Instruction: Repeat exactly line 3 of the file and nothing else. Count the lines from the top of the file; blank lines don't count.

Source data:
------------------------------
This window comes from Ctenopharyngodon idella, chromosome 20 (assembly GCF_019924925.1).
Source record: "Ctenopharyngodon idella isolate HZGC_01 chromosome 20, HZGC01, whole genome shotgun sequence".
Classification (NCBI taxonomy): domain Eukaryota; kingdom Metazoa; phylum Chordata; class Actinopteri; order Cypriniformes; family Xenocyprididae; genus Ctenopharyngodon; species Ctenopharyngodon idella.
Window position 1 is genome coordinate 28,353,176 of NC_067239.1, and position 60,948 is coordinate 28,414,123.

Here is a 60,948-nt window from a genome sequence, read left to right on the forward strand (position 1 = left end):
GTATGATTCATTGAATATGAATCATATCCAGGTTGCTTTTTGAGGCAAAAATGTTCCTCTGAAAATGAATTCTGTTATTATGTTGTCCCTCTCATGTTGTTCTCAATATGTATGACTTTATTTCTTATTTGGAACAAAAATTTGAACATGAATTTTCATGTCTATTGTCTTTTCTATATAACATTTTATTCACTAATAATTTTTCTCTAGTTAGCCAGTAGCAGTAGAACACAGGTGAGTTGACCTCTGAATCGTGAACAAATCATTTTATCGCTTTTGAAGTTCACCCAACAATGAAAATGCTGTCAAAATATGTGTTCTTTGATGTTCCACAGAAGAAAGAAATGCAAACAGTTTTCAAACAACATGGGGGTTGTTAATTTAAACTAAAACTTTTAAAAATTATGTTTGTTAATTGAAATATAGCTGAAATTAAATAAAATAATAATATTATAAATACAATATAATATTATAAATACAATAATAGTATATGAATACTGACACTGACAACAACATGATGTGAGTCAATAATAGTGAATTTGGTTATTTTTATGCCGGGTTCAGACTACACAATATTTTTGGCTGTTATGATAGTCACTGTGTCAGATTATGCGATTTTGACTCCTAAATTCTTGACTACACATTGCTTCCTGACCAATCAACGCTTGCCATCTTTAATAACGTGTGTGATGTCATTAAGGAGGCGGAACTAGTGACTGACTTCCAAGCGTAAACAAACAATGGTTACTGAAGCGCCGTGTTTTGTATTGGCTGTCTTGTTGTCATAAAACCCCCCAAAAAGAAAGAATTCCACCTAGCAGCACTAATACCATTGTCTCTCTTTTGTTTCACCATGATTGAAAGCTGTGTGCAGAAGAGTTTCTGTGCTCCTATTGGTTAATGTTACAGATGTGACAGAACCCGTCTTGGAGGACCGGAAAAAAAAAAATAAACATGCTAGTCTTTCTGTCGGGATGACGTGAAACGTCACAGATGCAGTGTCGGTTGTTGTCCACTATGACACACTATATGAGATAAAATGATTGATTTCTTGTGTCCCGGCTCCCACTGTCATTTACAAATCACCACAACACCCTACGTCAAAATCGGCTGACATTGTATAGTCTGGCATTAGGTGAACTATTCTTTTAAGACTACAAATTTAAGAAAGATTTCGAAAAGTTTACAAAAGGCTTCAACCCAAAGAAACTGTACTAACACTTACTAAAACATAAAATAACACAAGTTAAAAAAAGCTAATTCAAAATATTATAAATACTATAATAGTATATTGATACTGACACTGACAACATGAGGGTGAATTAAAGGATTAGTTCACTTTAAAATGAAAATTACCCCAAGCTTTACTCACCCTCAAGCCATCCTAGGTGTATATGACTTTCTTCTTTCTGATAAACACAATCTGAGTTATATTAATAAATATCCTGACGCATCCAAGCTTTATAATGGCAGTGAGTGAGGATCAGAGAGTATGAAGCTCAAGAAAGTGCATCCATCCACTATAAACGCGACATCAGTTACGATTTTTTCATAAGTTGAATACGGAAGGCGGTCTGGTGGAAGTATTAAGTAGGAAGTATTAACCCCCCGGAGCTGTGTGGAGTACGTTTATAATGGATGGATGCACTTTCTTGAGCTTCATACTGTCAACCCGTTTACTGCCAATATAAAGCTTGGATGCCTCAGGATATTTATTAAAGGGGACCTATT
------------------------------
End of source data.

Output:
Classification (NCBI taxonomy): domain Eukaryota; kingdom Metazoa; phylum Chordata; class Actinopteri; order Cypriniformes; family Xenocyprididae; genus Ctenopharyngodon; species Ctenopharyngodon idella.